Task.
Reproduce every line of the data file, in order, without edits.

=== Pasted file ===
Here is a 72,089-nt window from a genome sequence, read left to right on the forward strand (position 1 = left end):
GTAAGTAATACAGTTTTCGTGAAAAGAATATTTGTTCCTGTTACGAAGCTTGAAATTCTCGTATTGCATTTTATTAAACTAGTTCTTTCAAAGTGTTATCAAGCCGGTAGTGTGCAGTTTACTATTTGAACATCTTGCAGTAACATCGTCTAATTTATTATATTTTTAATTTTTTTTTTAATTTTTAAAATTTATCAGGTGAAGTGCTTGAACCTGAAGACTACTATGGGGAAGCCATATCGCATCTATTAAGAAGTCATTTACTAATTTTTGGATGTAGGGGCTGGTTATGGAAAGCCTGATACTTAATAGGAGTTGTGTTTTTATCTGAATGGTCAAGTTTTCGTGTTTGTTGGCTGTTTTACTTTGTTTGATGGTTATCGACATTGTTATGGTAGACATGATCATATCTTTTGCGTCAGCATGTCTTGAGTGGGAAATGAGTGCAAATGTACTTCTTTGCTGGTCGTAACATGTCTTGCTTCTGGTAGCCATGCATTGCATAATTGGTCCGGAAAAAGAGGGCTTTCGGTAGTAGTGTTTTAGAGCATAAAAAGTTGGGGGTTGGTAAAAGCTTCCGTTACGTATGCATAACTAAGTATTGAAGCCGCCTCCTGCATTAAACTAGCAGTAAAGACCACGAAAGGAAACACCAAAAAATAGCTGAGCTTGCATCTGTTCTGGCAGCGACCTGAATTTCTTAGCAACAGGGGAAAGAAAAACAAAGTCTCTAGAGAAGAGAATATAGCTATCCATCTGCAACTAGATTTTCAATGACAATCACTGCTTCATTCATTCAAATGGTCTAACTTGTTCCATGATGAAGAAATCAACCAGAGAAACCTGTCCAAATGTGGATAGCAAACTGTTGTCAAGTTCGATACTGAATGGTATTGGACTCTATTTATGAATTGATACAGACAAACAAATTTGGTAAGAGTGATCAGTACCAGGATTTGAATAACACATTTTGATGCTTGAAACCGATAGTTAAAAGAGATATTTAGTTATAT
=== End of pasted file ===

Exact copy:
Here is a 72,089-nt window from a genome sequence, read left to right on the forward strand (position 1 = left end):
GTAAGTAATACAGTTTTCGTGAAAAGAATATTTGTTCCTGTTACGAAGCTTGAAATTCTCGTATTGCATTTTATTAAACTAGTTCTTTCAAAGTGTTATCAAGCCGGTAGTGTGCAGTTTACTATTTGAACATCTTGCAGTAACATCGTCTAATTTATTATATTTTTAATTTTTTTTTTAATTTTTAAAATTTATCAGGTGAAGTGCTTGAACCTGAAGACTACTATGGGGAAGCCATATCGCATCTATTAAGAAGTCATTTACTAATTTTTGGATGTAGGGGCTGGTTATGGAAAGCCTGATACTTAATAGGAGTTGTGTTTTTATCTGAATGGTCAAGTTTTCGTGTTTGTTGGCTGTTTTACTTTGTTTGATGGTTATCGACATTGTTATGGTAGACATGATCATATCTTTTGCGTCAGCATGTCTTGAGTGGGAAATGAGTGCAAATGTACTTCTTTGCTGGTCGTAACATGTCTTGCTTCTGGTAGCCATGCATTGCATAATTGGTCCGGAAAAAGAGGGCTTTCGGTAGTAGTGTTTTAGAGCATAAAAAGTTGGGGGTTGGTAAAAGCTTCCGTTACGTATGCATAACTAAGTATTGAAGCCGCCTCCTGCATTAAACTAGCAGTAAAGACCACGAAAGGAAACACCAAAAAATAGCTGAGCTTGCATCTGTTCTGGCAGCGACCTGAATTTCTTAGCAACAGGGGAAAGAAAAACAAAGTCTCTAGAGAAGAGAATATAGCTATCCATCTGCAACTAGATTTTCAATGACAATCACTGCTTCATTCATTCAAATGGTCTAACTTGTTCCATGATGAAGAAATCAACCAGAGAAACCTGTCCAAATGTGGATAGCAAACTGTTGTCAAGTTCGATACTGAATGGTATTGGACTCTATTTATGAATTGATACAGACAAACAAATTTGGTAAGAGTGATCAGTACCAGGATTTGAATAACACATTTTGATGCTTGAAACCGATAGTTAAAAGAGATATTTAGTTATAT